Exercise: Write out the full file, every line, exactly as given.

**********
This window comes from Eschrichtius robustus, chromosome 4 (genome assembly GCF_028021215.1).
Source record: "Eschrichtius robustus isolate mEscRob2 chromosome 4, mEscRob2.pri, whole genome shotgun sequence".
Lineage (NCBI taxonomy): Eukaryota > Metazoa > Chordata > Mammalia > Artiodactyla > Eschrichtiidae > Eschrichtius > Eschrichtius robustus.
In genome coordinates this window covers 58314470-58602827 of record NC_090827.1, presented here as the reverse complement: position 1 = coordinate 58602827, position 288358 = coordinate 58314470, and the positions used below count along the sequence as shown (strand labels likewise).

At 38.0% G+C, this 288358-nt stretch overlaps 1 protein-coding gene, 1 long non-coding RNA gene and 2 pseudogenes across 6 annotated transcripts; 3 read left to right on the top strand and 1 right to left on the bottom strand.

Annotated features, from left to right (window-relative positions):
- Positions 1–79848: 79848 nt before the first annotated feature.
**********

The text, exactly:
This window comes from Eschrichtius robustus, chromosome 4 (genome assembly GCF_028021215.1).
Source record: "Eschrichtius robustus isolate mEscRob2 chromosome 4, mEscRob2.pri, whole genome shotgun sequence".
Lineage (NCBI taxonomy): Eukaryota > Metazoa > Chordata > Mammalia > Artiodactyla > Eschrichtiidae > Eschrichtius > Eschrichtius robustus.
In genome coordinates this window covers 58314470-58602827 of record NC_090827.1, presented here as the reverse complement: position 1 = coordinate 58602827, position 288358 = coordinate 58314470, and the positions used below count along the sequence as shown (strand labels likewise).

At 38.0% G+C, this 288358-nt stretch overlaps 1 protein-coding gene, 1 long non-coding RNA gene and 2 pseudogenes across 6 annotated transcripts; 3 read left to right on the top strand and 1 right to left on the bottom strand.

Annotated features, from left to right (window-relative positions):
- Positions 1–79848: 79848 nt before the first annotated feature.